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What is the practical difference, if any, between stdin and STDIN_FILENO in C?

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An interesting discussion on the topic. Perhaps you should also ask why fileno(stdin) differs from STDIN_FILENO. –  user7116 Feb 27 '13 at 2:50
@user7116 Your link is unfortunately dead. –  Jonathon Reinhart Feb 27 '14 at 6:13
This link works rtems.org/ml/rtems-users/2011/march/thrd1.html#00101 –  pixelbeat Mar 19 '14 at 1:10
@pixelbeat your link is dead as well :( anyone have an informative read on the subject? –  DogNibbler Jul 12 '14 at 17:21
rtems keep breaking links. Here's new location rtems.org/rtems/maillistArchives/rtems-users/2011/march/… –  pixelbeat Jul 13 '14 at 22:24

3 Answers 3

up vote 14 down vote accepted

The interface. Like everyone else has said, stdin is a FILE * as defined by the standard c library. You can use some of the higher level interfaces like fread, fwrite, and fprintf. On the other hand, STDIN_FILENO is just a file descriptor (almost certainly 0). This uses a slight lower level interface through the likes of read and write.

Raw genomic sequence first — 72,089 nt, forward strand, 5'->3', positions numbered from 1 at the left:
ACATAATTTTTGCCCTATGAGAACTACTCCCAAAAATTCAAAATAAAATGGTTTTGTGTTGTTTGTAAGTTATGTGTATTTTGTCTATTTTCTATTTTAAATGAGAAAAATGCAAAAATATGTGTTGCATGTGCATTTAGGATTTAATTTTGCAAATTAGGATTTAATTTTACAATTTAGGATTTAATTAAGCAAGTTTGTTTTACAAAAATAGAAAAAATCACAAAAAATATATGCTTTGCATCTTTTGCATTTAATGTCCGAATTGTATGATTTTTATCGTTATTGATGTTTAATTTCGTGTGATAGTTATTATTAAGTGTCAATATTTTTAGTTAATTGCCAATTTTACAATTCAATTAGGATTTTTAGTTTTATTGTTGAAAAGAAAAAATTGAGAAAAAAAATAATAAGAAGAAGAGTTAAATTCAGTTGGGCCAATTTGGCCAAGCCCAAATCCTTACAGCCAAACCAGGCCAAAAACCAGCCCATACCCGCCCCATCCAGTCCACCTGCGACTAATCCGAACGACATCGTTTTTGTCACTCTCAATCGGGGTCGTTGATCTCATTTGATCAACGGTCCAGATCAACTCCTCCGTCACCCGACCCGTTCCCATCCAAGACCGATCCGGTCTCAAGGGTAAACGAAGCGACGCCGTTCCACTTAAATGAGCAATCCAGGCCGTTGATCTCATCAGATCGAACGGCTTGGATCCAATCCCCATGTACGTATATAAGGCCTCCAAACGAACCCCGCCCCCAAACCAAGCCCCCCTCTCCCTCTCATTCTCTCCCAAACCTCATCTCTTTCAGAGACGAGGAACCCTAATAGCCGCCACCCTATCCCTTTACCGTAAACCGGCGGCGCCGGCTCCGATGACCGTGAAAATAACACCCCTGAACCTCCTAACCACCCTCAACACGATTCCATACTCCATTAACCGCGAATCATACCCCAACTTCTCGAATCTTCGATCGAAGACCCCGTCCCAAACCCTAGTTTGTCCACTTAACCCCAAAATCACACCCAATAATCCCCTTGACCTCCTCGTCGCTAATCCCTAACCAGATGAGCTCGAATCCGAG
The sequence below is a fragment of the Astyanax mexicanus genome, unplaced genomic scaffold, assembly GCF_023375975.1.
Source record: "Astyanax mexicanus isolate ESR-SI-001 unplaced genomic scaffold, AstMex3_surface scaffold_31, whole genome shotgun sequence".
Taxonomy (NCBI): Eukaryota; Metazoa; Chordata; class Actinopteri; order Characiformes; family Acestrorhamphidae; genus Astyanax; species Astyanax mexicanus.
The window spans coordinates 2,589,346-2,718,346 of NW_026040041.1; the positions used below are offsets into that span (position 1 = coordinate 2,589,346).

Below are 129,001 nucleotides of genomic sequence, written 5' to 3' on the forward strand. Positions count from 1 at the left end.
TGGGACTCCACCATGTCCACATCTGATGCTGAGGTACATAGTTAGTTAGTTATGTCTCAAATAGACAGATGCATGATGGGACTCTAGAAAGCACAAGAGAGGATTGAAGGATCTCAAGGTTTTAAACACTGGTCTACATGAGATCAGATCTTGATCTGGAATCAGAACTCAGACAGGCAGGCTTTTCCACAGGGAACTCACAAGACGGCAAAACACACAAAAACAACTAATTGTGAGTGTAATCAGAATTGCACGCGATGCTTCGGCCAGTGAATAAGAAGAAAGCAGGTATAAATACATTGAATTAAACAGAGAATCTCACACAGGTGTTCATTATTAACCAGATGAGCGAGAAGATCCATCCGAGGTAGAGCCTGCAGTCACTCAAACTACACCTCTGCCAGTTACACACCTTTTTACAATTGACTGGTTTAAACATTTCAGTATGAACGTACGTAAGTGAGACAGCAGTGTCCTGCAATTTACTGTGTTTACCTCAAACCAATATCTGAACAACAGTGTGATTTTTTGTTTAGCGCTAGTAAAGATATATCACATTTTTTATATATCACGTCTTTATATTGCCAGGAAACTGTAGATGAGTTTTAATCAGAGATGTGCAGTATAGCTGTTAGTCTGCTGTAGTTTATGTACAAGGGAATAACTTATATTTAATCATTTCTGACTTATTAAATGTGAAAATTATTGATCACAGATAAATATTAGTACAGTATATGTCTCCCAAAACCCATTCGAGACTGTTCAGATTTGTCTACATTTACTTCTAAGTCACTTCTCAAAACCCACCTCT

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None of the answers mention that STDIN_FILENO is a macro defined in <unistd.h>. At least for a POSIX compliant system, it's not just "almost certainly 0"; it's required to be defined as 0. Similarly, STDOUT_FILENO is 1 and STDERR_FILENO is 2. –  Keith Thompson Apr 6 at 20:32

stdin is a default FILE pointer used to get input from none other than standard in.

STDIN_FILENO is the default standard input file descriptor number which is 0. It is essentially a defined directive for general use.

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They both refer to standard input.

STDIN is a stream. You use this with stream functions, like fscanf().

STDIN_FILENO is a file descriptor. You use this with lower level functions like read().

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